WPD: DSR needs 70% deployment to avoid network reinforcement

Western Power Distribution (WPD) has concluded that domestic energy storage and demand response technologies are not a primary route to defer network reinforcement costs from the findings of its £2.8 million SoLa Bristol project.

WPD: DSR needs 70% deployment to avoid network reinforcement

This is due to the 60-70% deployment rate that would be needed for a return on investment that would defer the need for traditional reinforcement.

WPD partnered with Bristol City Council, Siemens, the University of Bath and Knowle West Media Centre to deliver the trial of energy storage with demand side response.

WPD said the project also found that maintaining customer engagement and tailoring the technology to each customer is essential for storage to work.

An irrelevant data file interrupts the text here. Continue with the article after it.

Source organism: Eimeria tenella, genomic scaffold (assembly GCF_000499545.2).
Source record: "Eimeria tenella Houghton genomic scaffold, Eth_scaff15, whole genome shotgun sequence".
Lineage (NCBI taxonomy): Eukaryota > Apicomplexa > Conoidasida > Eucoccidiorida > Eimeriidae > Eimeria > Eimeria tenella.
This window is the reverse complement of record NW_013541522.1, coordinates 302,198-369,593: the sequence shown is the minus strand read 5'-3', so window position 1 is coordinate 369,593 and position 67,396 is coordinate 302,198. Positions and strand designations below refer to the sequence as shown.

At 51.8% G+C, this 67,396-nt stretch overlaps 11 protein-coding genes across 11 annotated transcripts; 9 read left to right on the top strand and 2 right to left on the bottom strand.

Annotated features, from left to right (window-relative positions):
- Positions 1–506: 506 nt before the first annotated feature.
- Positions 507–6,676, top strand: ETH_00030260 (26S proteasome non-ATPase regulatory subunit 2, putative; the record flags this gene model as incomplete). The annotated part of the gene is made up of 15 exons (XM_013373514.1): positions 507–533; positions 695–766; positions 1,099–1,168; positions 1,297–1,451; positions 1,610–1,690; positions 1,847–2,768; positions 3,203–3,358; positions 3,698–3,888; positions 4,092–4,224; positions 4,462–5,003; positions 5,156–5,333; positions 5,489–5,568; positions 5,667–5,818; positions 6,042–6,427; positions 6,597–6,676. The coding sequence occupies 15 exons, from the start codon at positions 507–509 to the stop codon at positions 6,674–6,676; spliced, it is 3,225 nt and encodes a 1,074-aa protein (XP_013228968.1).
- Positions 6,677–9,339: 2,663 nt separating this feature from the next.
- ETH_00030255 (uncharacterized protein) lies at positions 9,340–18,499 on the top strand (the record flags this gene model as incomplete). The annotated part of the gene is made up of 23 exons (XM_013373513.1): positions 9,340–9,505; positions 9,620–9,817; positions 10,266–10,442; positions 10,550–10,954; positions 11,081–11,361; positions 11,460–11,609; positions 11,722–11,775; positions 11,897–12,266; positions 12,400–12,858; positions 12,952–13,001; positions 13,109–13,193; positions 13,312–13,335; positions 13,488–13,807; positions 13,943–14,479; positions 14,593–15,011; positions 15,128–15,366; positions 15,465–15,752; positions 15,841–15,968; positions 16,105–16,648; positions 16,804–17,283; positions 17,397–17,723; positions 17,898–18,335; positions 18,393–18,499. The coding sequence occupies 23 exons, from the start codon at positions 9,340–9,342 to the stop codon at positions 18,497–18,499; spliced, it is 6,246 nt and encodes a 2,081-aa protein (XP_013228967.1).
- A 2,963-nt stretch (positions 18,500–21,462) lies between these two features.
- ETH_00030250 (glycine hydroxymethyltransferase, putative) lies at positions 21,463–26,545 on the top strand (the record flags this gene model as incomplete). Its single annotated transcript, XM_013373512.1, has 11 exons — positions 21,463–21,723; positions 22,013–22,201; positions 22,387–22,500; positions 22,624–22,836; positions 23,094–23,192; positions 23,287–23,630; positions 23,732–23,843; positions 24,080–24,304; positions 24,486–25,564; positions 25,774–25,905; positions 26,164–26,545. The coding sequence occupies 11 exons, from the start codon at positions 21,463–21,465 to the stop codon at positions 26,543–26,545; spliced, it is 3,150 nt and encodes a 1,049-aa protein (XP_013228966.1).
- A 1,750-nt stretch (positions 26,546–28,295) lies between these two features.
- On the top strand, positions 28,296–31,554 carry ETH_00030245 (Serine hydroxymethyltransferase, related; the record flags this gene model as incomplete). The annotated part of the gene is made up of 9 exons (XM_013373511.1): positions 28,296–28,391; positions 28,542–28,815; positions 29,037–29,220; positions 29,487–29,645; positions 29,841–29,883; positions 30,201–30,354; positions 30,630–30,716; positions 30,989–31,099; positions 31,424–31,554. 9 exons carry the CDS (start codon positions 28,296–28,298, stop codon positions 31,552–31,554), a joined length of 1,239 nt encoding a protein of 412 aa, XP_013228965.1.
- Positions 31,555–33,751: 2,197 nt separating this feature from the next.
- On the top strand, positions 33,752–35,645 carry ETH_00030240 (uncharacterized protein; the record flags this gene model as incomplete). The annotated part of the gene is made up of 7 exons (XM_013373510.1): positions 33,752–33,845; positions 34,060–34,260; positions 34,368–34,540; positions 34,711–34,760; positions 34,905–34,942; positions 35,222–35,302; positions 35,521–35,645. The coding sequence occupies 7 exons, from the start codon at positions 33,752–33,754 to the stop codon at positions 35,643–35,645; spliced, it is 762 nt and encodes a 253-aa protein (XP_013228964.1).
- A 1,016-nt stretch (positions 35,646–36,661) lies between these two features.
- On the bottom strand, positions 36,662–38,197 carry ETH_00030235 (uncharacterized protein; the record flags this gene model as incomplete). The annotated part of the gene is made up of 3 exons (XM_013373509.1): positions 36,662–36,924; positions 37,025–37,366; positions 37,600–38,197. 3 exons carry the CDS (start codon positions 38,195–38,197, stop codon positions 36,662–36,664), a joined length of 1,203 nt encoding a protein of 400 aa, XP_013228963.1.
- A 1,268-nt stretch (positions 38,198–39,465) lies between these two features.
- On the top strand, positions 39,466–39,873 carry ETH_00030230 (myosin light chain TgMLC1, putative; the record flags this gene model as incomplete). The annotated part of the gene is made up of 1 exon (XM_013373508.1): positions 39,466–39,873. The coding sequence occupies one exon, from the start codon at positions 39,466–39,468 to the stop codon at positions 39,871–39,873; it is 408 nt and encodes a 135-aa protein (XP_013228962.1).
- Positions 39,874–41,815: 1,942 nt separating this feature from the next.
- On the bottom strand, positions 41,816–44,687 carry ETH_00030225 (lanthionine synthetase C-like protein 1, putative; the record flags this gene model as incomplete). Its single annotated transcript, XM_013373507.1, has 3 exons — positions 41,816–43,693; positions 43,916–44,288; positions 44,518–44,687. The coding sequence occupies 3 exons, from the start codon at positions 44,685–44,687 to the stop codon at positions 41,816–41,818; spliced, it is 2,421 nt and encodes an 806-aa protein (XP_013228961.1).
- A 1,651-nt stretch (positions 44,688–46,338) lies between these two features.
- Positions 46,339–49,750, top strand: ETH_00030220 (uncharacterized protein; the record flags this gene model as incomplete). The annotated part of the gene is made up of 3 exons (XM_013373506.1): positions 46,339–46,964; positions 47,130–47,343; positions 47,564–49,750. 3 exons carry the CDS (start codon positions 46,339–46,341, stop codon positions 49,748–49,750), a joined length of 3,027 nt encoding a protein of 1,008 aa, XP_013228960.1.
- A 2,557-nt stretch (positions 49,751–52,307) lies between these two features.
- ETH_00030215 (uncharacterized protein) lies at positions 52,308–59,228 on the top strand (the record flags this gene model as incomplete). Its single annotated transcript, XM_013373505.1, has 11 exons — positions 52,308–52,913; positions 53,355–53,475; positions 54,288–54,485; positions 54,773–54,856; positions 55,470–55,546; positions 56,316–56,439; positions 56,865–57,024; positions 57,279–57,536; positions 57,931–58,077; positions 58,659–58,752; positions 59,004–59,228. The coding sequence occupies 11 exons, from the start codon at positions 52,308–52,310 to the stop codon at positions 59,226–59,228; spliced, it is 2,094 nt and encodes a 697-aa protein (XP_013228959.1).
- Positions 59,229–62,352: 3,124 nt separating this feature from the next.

It managed to maintain interest and achieve behavioural change among the trial’s participants, but said it was a “challenging and resource-heavy effort.”

The project trialled the battery storage devices in 26 Knowle West based council-owned homes, five schools and an office block. Participants were able to store power generated by solar panels during the day to power a DC lighting system when needed.

Participants also benefitted from a smart tariff deal which allowed them to export stored energy at peak times onto the electricity grid.

The project, which completed in March this year, was funded by the Low Carbon Network Fund.

WPD future networks manager Roger Hey said: “We are really pleased with the results of this project and enormously grateful to our project partners and the Knowle West community for their time and efforts supporting SoLa Bristol.”

The trialled systems have now moved to the Smart Grid teaching and research laboratories at the University of Bath so the university can continue with the path already established by the SoLa Bristol project.

 


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